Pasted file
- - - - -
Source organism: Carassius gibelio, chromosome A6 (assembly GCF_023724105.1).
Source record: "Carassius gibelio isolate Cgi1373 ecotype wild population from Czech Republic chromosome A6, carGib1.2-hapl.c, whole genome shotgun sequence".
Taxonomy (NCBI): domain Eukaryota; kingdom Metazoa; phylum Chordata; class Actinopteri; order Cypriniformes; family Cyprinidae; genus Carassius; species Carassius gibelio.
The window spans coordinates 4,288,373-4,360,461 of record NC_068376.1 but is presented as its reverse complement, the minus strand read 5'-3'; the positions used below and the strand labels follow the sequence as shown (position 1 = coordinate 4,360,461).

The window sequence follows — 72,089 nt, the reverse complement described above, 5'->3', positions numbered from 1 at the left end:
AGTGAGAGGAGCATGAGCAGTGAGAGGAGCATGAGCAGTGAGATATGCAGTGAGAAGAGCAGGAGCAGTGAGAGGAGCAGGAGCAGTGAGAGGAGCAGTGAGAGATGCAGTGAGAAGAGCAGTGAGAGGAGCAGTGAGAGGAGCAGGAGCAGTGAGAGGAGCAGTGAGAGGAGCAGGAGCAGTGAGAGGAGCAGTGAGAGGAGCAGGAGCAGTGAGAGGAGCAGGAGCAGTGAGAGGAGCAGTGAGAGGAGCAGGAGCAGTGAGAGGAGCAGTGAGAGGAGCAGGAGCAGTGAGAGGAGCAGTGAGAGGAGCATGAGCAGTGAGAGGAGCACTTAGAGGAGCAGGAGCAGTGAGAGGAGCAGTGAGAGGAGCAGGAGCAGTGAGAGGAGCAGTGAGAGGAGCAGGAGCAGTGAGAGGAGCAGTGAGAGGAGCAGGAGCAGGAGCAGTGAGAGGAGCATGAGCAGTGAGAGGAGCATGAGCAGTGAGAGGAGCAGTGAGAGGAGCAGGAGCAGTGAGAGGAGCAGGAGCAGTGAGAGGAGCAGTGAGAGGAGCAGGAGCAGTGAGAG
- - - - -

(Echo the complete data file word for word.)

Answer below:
Source organism: Carassius gibelio, chromosome A6 (assembly GCF_023724105.1).
Source record: "Carassius gibelio isolate Cgi1373 ecotype wild population from Czech Republic chromosome A6, carGib1.2-hapl.c, whole genome shotgun sequence".
Taxonomy (NCBI): domain Eukaryota; kingdom Metazoa; phylum Chordata; class Actinopteri; order Cypriniformes; family Cyprinidae; genus Carassius; species Carassius gibelio.
The window spans coordinates 4,288,373-4,360,461 of record NC_068376.1 but is presented as its reverse complement, the minus strand read 5'-3'; the positions used below and the strand labels follow the sequence as shown (position 1 = coordinate 4,360,461).

The window sequence follows — 72,089 nt, the reverse complement described above, 5'->3', positions numbered from 1 at the left end:
AGTGAGAGGAGCATGAGCAGTGAGAGGAGCATGAGCAGTGAGATATGCAGTGAGAAGAGCAGGAGCAGTGAGAGGAGCAGGAGCAGTGAGAGGAGCAGTGAGAGATGCAGTGAGAAGAGCAGTGAGAGGAGCAGTGAGAGGAGCAGGAGCAGTGAGAGGAGCAGTGAGAGGAGCAGGAGCAGTGAGAGGAGCAGTGAGAGGAGCAGGAGCAGTGAGAGGAGCAGGAGCAGTGAGAGGAGCAGTGAGAGGAGCAGGAGCAGTGAGAGGAGCAGTGAGAGGAGCAGGAGCAGTGAGAGGAGCAGTGAGAGGAGCATGAGCAGTGAGAGGAGCACTTAGAGGAGCAGGAGCAGTGAGAGGAGCAGTGAGAGGAGCAGGAGCAGTGAGAGGAGCAGTGAGAGGAGCAGGAGCAGTGAGAGGAGCAGTGAGAGGAGCAGGAGCAGGAGCAGTGAGAGGAGCATGAGCAGTGAGAGGAGCATGAGCAGTGAGAGGAGCAGTGAGAGGAGCAGGAGCAGTGAGAGGAGCAGGAGCAGTGAGAGGAGCAGTGAGAGGAGCAGGAGCAGTGAGAG